In honor of our family themed July/August issue, we've invited guest writer Paige Johnson, who spearheads the blog Playscapes, to share her perspective on some of the most innovative contemporary design targeted to kids. Week 2: Playgrounds Worth A Trip.
What if you planned your next family vacation around a playground? Some playscapes are so amazing they're worth the trip! Stay close by, and take in other area sites while building in time to visiting these unique landscapes for play again and again.
Click here for Week 1: An Introduction to Modern Playscapes.
Parque Gulliver in Valencia, Spain, is a monumental play sculpture depicting the moment that Gulliver is captured by the Lilliputians. His legs and arms are stairs, his waistcoat and hair are giant slides, his sleeves are caves, and the ropes that tie him down become climbers for your own Lilliputs. The base of his hat thoughtfully provides a place for tired parents to rest in the shade.
Image via Wikimedia Commons
A couple more views of the park.
The "Adventure Playground" was born out of the bomb sites of WWII when architect Theodor Sorenson noticed children happily making their own playscapes out of rubble while ignoring traditional playgrounds that had been built to entertain them. The drive toward providing spaces in which children could build and experiment on their own became a whole movement in Europe, where over 1000 Adventure Playgrounds still exist. But the concept never caught on the United States, and the Berkeley and Huntington Beach, California, Adventure Playgrounds are now the only sites in America devoted to this uniquely child-centered play concept.
Photo by Susan Solomon.
The standard kit of Adventure playgrounds is an assembly of recycled scraps—tires, boards, paint—which the children are allowed to manipulate as they wish, using simple tools. There is usually sand, water, and mud play, and some adventure playgrounds also incorporate small animal husbandry and cooking over an open fire or in an outdoor oven. Adventure Playgrounds also employ adult playworkers dedicated to ensuring the safety of the children without getting in the way, and studies show that accident rates at Adventure Playgrounds are actually lower than those at conventional playgrounds. Fastidious Parent Alert: expect your kids to get dirty here!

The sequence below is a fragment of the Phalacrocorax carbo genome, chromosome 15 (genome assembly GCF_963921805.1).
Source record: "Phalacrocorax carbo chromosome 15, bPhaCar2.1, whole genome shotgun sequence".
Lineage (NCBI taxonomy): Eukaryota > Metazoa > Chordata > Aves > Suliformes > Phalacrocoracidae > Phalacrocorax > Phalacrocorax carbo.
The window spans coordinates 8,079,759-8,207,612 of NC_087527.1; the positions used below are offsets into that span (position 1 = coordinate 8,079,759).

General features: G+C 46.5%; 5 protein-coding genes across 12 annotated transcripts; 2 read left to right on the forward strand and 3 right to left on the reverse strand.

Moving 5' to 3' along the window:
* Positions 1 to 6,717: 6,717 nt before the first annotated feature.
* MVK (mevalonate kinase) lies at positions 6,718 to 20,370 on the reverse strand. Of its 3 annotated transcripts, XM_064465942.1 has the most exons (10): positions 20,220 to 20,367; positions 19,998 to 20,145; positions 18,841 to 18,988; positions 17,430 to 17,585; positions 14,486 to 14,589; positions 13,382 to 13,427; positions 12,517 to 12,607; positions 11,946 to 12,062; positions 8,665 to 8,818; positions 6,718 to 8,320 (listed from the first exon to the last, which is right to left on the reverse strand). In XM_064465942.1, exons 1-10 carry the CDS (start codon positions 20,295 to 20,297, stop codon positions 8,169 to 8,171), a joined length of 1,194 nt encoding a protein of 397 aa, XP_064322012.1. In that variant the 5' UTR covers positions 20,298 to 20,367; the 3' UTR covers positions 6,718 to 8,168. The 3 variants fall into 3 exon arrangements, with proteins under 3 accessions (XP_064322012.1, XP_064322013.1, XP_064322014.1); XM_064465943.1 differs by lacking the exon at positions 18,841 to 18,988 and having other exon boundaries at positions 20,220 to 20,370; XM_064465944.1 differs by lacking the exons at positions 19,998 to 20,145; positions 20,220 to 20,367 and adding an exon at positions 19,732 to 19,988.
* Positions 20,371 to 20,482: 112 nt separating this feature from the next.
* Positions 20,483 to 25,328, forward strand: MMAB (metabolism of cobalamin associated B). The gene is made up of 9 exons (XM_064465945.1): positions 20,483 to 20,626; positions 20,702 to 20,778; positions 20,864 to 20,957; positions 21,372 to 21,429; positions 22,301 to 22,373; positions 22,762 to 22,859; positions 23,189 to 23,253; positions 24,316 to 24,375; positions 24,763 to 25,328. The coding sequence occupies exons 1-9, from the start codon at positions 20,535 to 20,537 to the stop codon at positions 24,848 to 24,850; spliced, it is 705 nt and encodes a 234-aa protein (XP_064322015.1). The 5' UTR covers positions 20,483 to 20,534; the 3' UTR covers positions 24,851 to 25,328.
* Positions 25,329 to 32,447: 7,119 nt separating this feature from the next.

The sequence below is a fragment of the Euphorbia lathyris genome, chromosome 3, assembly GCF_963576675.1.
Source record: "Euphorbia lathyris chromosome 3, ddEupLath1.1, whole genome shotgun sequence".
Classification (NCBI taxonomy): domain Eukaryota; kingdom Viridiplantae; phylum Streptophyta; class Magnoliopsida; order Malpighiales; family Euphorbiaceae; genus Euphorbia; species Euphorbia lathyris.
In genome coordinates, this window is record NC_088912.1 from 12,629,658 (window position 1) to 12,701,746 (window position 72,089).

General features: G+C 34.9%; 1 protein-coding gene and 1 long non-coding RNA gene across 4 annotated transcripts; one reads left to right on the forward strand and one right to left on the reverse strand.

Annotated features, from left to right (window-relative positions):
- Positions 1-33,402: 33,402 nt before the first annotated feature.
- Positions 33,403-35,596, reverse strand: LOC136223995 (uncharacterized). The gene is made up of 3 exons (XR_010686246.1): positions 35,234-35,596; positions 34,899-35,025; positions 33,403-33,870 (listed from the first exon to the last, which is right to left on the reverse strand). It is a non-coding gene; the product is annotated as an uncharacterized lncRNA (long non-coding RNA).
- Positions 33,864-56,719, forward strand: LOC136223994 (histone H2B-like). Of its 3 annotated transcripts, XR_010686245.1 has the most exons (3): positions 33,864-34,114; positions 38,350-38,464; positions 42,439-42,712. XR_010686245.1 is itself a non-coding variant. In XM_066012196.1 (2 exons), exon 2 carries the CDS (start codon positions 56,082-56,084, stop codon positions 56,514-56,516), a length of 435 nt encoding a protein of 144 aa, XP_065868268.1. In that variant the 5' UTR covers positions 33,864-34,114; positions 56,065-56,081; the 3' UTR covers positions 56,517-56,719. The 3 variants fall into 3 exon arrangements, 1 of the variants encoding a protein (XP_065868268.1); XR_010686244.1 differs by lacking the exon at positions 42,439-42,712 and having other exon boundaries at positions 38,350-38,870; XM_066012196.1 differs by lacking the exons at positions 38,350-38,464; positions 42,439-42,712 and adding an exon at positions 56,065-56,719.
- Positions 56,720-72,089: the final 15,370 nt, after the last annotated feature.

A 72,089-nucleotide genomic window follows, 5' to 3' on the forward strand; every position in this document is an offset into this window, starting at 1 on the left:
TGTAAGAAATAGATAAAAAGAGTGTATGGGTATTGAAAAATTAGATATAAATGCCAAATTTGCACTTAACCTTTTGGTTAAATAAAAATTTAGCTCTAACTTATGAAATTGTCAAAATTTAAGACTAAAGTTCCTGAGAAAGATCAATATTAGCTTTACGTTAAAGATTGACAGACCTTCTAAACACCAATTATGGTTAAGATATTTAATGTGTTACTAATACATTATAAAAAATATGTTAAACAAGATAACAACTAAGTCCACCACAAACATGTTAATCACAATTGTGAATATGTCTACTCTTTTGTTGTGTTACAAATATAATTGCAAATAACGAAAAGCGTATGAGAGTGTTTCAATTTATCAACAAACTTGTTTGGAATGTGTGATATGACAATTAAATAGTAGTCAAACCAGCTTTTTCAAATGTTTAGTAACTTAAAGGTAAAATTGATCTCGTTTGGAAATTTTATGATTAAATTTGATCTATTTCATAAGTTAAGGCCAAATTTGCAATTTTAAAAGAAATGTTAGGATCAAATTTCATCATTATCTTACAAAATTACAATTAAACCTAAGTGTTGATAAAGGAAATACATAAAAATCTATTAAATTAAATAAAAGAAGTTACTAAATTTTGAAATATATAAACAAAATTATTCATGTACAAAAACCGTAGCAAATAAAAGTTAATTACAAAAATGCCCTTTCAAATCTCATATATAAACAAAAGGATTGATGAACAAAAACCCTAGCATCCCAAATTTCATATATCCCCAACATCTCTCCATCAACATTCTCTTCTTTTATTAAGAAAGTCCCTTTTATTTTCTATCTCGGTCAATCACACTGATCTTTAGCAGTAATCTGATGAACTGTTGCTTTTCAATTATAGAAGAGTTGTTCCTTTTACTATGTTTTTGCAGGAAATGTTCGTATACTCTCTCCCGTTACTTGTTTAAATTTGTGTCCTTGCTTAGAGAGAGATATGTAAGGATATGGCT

Photo by Susan Solomon
"Puckelball" is a variant of soccer played on a field that looks like it was attacked by giant moles with a goal designed by the Mad Hatter. Its creator, artist Johan Strom, thinks of it as a metaphor for life:
"Many live under the belief that life is a fair playing field, that both pitch halves are just as big and the goal always has at least one cross. But ultimately the ball never bounces exactly where you want it to and the pitch is both bumpy and uneven." The world's only Puckelball pitch is in Malmö, Sweden, a city with many other great playgrounds and public spaces as well. Definitely worth a trip!
There be dragons in the sands at Showa Kinen Park, a huge 400 acre green space in northwest Tokyo.
Photo by Ed Jacob
Its Children's Forest has a landscape of mysterious pyramids that fills with fog for misty hide and go seek, giant marshmallow-like jumping pillows, and native rocks used to make mythic dragons and climbing walls that are way more interesting to scale than those of the plastic foothold variety.
Photo via Wikimedia Commons
More dragons can be found at the City Museum in St. Louis Missouri, a surrealistic playscape made of recycled materials inside and outside a 600,000 square foot former shoe warehouse. There are watery lairs, Steampunk hallways, pipe organs, an eight foot spiral slide, recycled planes reached by perilous tunnel climbs AND a daily circus. As a bonus, visit the nearby park of giant turtle sculptures also designed by museum founder Bob Casilly.
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